Hydrogen bond keeps the liquid water structure fluid and intact at the same time. The essential feature of the hydrogen bond in the molecules of water contains electrostatic force. The same feature is also useful in terms of DNA and protein studies. In a recent study, the ability of hydrogen bonds in water is attempted to tug through laser aggravation.
Hydrogen Bond: Mysterious Properties in the Common Liquid
The molecules in water contain two hydrogen atoms and a single oxygen atom. The set of atoms in liquid water is kept intact through covalent bonds, in which it balances the unequal charges of both hydrogen and oxygen molecules, specifically where the atoms are slightly positive and negative charged, respectively.
In the water examination, a slight addition of energy was provided to the covalent bonds. This process excited the molecule composition of water due to the stronger vibrations in between hydrogen and oxygen. This led the molecules to aggravate each other by tugging and pushing in a more energetic manner.
Tsinghua University expert and lead author of the study Jie Yang said that the functions of the hydrogen bond networks have been through spectroscopy examinations conducted previously by numerous research. According to a EurekAlert interview, Yang and the team were proud to be the first to directly observing how the water molecules actually move and interact with each other.
Hydrogen bonds are theorized to be responsible for boiling water when the specified matter is exposed at higher temperatures. Hydrogen bonds are also why water forms into a crystallized structure, like ice and snowflakes, when under extremely lower temperatures. When compared to liquid water, the ice structure is less dense even though both contain the same molecules. The difference in density between the two phases of water is also managed by hydrogen bonds. According to IFLScience, the nature behind these molecules' activities can be explained further through quantum principles.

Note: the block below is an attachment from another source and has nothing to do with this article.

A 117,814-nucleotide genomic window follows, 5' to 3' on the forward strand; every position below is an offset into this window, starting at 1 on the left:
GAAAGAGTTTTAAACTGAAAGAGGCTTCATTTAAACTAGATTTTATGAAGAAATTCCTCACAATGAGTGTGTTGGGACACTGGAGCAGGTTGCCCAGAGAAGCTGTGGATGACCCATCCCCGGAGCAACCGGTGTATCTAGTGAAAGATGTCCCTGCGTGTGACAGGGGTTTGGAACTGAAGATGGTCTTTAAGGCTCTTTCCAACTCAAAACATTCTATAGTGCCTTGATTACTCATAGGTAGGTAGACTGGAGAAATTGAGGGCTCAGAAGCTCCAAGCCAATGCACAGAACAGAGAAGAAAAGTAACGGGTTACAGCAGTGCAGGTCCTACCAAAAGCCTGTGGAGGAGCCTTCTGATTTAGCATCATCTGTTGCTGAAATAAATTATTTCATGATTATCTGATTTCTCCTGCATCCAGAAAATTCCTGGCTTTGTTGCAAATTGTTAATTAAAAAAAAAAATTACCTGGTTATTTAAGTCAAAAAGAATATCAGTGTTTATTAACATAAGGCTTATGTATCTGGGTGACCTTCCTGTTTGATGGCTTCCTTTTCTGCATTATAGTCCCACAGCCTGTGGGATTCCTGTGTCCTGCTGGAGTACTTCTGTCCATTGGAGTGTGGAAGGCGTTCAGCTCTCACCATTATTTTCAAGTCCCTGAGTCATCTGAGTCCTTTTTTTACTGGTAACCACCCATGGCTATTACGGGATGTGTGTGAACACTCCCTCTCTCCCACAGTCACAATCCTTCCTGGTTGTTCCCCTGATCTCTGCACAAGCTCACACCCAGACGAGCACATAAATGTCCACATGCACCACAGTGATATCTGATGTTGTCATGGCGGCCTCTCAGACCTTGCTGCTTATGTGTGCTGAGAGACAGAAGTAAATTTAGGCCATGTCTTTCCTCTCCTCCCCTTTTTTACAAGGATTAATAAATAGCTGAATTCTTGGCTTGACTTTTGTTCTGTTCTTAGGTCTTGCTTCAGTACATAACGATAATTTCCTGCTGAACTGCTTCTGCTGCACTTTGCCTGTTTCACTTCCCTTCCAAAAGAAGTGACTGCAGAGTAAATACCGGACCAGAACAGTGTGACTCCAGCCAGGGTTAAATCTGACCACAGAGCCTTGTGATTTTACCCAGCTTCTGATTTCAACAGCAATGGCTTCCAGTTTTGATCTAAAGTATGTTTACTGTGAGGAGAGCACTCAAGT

Quantum Tug Observed Between Water Molecules First Time
Stockholm University expert and co-author of the study Anders Nilsson said that the nuclear-quantum effect principle had been the key interest for a long time to better understand the unusual properties revolving around the water. The expert added that the study's main goal was to find the missing piece that will explain the common liquid's astonishing features through quantum effects.
The water examination was conducted through the use of precise measurements in between hydrogen bonds. The experts were able to directly scale the bond's contraction accurately at 4 picometers. The measured contraction was even smaller compared to the tiny size of atoms. In addition, the recorded tugs in the water when excited by the laser were about 0.08 picoseconds.
Stanford Pulse Institute expert and co-author of the study Kelly Gaffney said that the quantum wave-like pattern was identified during examining the hydrogen's low mass atoms. Their conducted study was the first to directly observe the interaction between the external energy impulse produced and the hydrogen bond network of the water. The tug in between the common liquid's atom space exhibits the quantum mechanical nature that was first thought to be the missing link in the hydrogen bond network and the weird but magnificent behaviors of water properties. The study was published in the journal Nature, titled "Direct Observation Of Ultrafast Hydrogen Bond Strengthening In Liquid Water."
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